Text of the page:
More than half of Australia’s population over the age of 65 have a cataract in need of repair, equalling more than 70,000 procedures in Australia alone each year. At the Eye and Ear, a junior doctor will learn the process of injecting local anaesthetic via a sharp needle next to eye globe to keep it still and pain free. While usually very safe, complications such as seizures, or blindness may occur in rare cases.

In the last three years, at our hospital alone, six patients have suffered real blindness. Doctors are still reliant on rare and expensive cadavers, ad hoc access to experts, simplistic models, and practice with real patients. There just isn’t enough exposure to rare cases in the training hours available. As part of the continuous improvement at the Eye and Ear, we are enhancing training for doctors, and trainee anesthetists in response to feedback reflecting that 80% of this cohort want access to specialised training.

Practice makes perfect, and simulation of procedural techniques has been proven to increase patient safety and reduces time taken to achieve basic proficiency by more than 50%.

We have created a combined training model with the look, touch, and feel needed for successful practice, in three parts:

  1. Access to expert knowledge with online e-learning
  2. Real-world practice via virtual immersive training and life-like anatomical 3D printed simulators or models that provide live feedback for hands-on practice of the procedure (replacing traditional, cadaver tutorials)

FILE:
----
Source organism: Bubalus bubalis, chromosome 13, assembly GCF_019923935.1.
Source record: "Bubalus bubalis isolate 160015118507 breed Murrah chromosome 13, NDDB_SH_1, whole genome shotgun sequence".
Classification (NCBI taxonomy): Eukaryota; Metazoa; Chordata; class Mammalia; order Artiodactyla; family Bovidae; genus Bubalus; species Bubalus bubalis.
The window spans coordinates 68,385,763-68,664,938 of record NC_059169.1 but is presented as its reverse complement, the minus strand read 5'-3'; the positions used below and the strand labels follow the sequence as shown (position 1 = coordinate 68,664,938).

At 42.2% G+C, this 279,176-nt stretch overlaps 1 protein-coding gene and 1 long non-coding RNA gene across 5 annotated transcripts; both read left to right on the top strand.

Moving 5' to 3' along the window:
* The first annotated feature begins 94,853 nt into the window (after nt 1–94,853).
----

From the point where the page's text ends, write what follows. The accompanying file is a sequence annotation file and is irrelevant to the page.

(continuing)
3. Expert guided workshops for trainees, hosted at the Eye and Ear. Doctors gain expert training, and confidence, patients experience reduced complications and higher satisfaction, and hospitals improve clinical efficiency and reduce risk and cost.

The team has partnerships with world renowned Emeritus professors, anatomists, engineers, clinicians and industry experts from Melbourne, Monash and RMIT Universities and the Eye and Ear. This project has been successful in attracting up to $185,00 in grants in the last two years.

How it works

This model will put the ‘flesh’ onto existing 3D printed hard models to bridge the gap in medical education for procedures on soft tissues.

The team has created a disposable orbital cartridge and head for practice, with live feedback and access to rare anatomical differences that you can’t access in the real clinical world. MRI scans are converted to digital files where the specific anatomy is highlighted and coded. This is then converted to files for printing. Materials to replicate the soft and delicate tissues such as skin of eyelids, orbital muscles and the fat between are being created for the first time to replicate real life and in a single anatomically accurate print. It is printed at RMIT with a rare high-tech 3D Stratasys 750 printer, of which there are only three in Australia.

The revolutionary feature of this model is a series of bespoke 3D models of real anatomical pathology with silicone polymers mimicking soft tissue planes and real-time warning, improving patient safety.

We are on track for prototype and e-learning testing, a validation trial and are trialling the first prototype in the coming months. We anticipate multiple models being achieved and that this program will enable much improved patient safety, increased hospital efficiency, and revolutionise medical training.